Sacha Egerton-Fearn, 11, had been wearing the same style on his feet since September with his school uniform at Astrea Academy Sheffield, near Pitsmoor. But he fell foul of the rules when teachers held a sock inspection on Wednesday.
Now his mum, Lorna, is angry with the school for handing him three minus points – effectively a football style yellow card – because of the garments which she says would be acceptable in any smart workplace.
The school policy is black socks. Sacha’s were black, but with red spots on them as well.
He was then issued with the same penalty again the following day, after he arrived in a similar pair which were the only clean change of socks he had after spending Wednesday night at his father’s house.
He was initially asked by his teacher to put on another black pair over his spotty socks – but that plan was abandoned when it became clear the children’s socks he was offered were far too small for his size 10 feet.
Lorna said: “My son started year seven with some lovely dress socks that we thought were perfectly suitable – they’re the sort of things people wear with suits.
“They’re saying you can only wear black socks, but this was not really enforced until this week. He’s been wearing this pair since September. This week his form teacher carried out a sock check. Sacha’s had spots on so he was punished.
“I’ve managed to root through to find some plain black ones. But if I had not been able to, would I have been expected to go and buy some before school, or send him in without socks?
“I just think they need to cut the pupils some slack after all they’ve been through with the pandemic and lockdowns. It’s as though coronavirus didn’t happen.”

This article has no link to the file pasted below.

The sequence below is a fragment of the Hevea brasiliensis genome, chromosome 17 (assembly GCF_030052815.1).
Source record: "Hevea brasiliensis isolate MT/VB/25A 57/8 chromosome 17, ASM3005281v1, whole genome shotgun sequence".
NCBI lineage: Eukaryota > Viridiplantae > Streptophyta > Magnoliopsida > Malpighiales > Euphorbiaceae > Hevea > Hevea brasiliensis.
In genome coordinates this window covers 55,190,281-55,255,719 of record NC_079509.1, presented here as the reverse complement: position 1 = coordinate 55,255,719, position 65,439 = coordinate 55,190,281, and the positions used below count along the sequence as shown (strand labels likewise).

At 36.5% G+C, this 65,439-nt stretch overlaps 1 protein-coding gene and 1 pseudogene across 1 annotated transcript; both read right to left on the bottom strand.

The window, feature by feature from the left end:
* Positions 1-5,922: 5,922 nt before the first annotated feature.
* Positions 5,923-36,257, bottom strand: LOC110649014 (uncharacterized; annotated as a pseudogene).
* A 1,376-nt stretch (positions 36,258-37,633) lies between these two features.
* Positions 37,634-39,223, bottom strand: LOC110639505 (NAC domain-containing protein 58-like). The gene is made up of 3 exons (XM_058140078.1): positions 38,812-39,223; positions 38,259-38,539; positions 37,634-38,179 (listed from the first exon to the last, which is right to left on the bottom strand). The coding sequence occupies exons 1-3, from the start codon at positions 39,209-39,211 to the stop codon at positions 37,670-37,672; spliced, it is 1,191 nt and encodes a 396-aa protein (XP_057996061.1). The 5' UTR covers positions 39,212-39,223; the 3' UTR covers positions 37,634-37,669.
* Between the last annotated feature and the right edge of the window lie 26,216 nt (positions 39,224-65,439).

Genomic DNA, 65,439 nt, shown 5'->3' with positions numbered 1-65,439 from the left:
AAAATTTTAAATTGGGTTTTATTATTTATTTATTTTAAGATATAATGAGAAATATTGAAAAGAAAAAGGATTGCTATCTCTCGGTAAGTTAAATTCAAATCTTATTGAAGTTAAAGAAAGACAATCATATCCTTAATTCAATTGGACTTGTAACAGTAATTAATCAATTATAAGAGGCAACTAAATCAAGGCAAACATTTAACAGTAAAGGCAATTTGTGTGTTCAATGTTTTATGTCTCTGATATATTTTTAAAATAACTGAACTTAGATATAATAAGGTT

She said she wanted one of the directors of the Astrea Schools trust to explain the rule.
Astrea Academy Sheffield said in a statement: “Astrea Academy Sheffield is committed to the highest standards of teaching and learning. Our uniform policy has been regularly communicated to parents and carers and is also available to view online.
“Our staff also communicate the policy to scholars daily, this includes the procedures if uniform standards are not met
“This week we have run a series of behaviour and expectations reset sessions, where through extended assemblies and specific time with form tutors, we have reminded scholars about their personal responsibilities around uniform.
“If parents have any concerns, we encourage them to raise these with us directly. We are committed to supporting families of our scholars where needed.”
When the academy first opened in 2018, executive principal, Kim Wilson, described the school as a ‘vibrant and exciting learning community’ where everyone is committed to helping each student reach their full potential, no matter what their individual starting point.